The administration’s overall 2003 funding request for these programs which are led by the US Departments of Energy (DoE), Defence (DoD) and State is $957 million, according to the Russian American Nuclear Security Advisory Council (RANSAC), who late last month released its analysis of the Bush non-proliferation budget request.
When compared to the regular congressional appropriation for these activates, the Bush request represents a modest increase of $149 million. This request, however, is approximately $57 million less than the total funding approved by congress in 2002 where post-Sept. 11 supplemental funding is included in the totals, the RANSAC report said.
The administration budget request is already passing through the hands of the House of Representative’s Armed Services Committee (HASC), which has proposed a number of corrections to accommodate administration requests for Homeland defence.
The bashful increases in the Bush non-proliferation request and the competing requests for Homeland defence would seem to reflect the US president’s ambivalence to funding many of these non-proliferation programs particularly the Cooperative Threat Reduction Act (CTR), or Nunn-Lugar. In April, the administration, informed Moscow in a state department cable that it would not certify CTR and State Department non-proliferation programs in Russia effectively grinding many of them to a halt.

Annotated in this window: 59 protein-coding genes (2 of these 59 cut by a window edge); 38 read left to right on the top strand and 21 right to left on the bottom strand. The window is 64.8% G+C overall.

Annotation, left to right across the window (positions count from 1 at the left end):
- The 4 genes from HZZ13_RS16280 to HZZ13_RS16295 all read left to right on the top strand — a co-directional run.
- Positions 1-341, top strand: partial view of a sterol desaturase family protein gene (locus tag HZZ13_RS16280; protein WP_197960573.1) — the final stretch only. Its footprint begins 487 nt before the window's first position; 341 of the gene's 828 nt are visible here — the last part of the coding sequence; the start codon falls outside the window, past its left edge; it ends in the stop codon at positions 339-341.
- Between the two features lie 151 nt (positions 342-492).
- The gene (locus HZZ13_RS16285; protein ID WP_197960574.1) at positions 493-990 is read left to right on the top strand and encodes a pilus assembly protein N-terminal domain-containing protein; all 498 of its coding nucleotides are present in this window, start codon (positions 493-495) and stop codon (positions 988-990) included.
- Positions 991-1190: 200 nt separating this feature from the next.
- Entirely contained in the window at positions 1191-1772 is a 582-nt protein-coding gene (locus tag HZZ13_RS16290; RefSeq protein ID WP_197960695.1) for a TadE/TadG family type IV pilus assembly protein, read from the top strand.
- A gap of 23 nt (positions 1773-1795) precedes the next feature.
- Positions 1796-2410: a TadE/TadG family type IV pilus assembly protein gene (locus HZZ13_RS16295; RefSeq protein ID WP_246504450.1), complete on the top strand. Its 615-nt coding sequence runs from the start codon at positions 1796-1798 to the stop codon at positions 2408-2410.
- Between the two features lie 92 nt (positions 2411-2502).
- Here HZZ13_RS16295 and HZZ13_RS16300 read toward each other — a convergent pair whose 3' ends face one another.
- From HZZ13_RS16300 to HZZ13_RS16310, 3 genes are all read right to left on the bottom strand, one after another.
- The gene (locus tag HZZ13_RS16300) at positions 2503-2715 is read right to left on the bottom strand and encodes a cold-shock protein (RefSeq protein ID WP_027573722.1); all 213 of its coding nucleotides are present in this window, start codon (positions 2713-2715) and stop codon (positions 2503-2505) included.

At issue, said American officials, was Russia’s reluctance to admit to Soviet-era stocks of extremely lethal nerve gasses that, under CTR, are subject to destruction. Russia responded angrily that it had not breached the agreement.
The non-certification, as spelled out by the State Department cable, did not affect the millions of dollars of non-proliferation aid offered through the US Department of Energy (DoE). But CTR, which is run by the US Department of Defence (DoD), and the State Department, are thus far required by US law to receive yearly re-certification verifying the Russian “commitment” to fulfilling its treaty obligations.
As of last week, however, the US House of Representatives began discussing two bills that would give the US president power to waive the certification requirements for CTR and similar programs, if the funding is deemed important to US security, the Associated Press reported. It is doubtful, however, say State Department officials, that the waiver will be ready in time for the May 23-26 summit between Bush and Russian President Vladimir Putin.
Funding request for DoE
On the whole, the DoE is requesting $1.13 billion for non-proliferation projects. But “Analysis” author Willaim Hoehn cautioned in an email interview that this figure corresponds to a number of non-proliferation activities, including many things that are not directly related to non-proliferation programs on the ground in Russia. For example, this budget item would fund activities related to US fissile material disposition, ensuring operational safety of Soviet reactors, and non-proliferation research and development in DoE labs.
The administration requested for DoE non-proliferation programs in Russia and FSU states, therefore, is approximately $420 million. This represents a slight increase over 2002 congressional appropriations including supplemental requests and about a 48 percent increase when those supplemental requests are excluded, the report said. However, this larger increase is somewhat deceiving because it includes $49 million in new funding for a project that has been transferred to the DoD’s CTR program, the report said.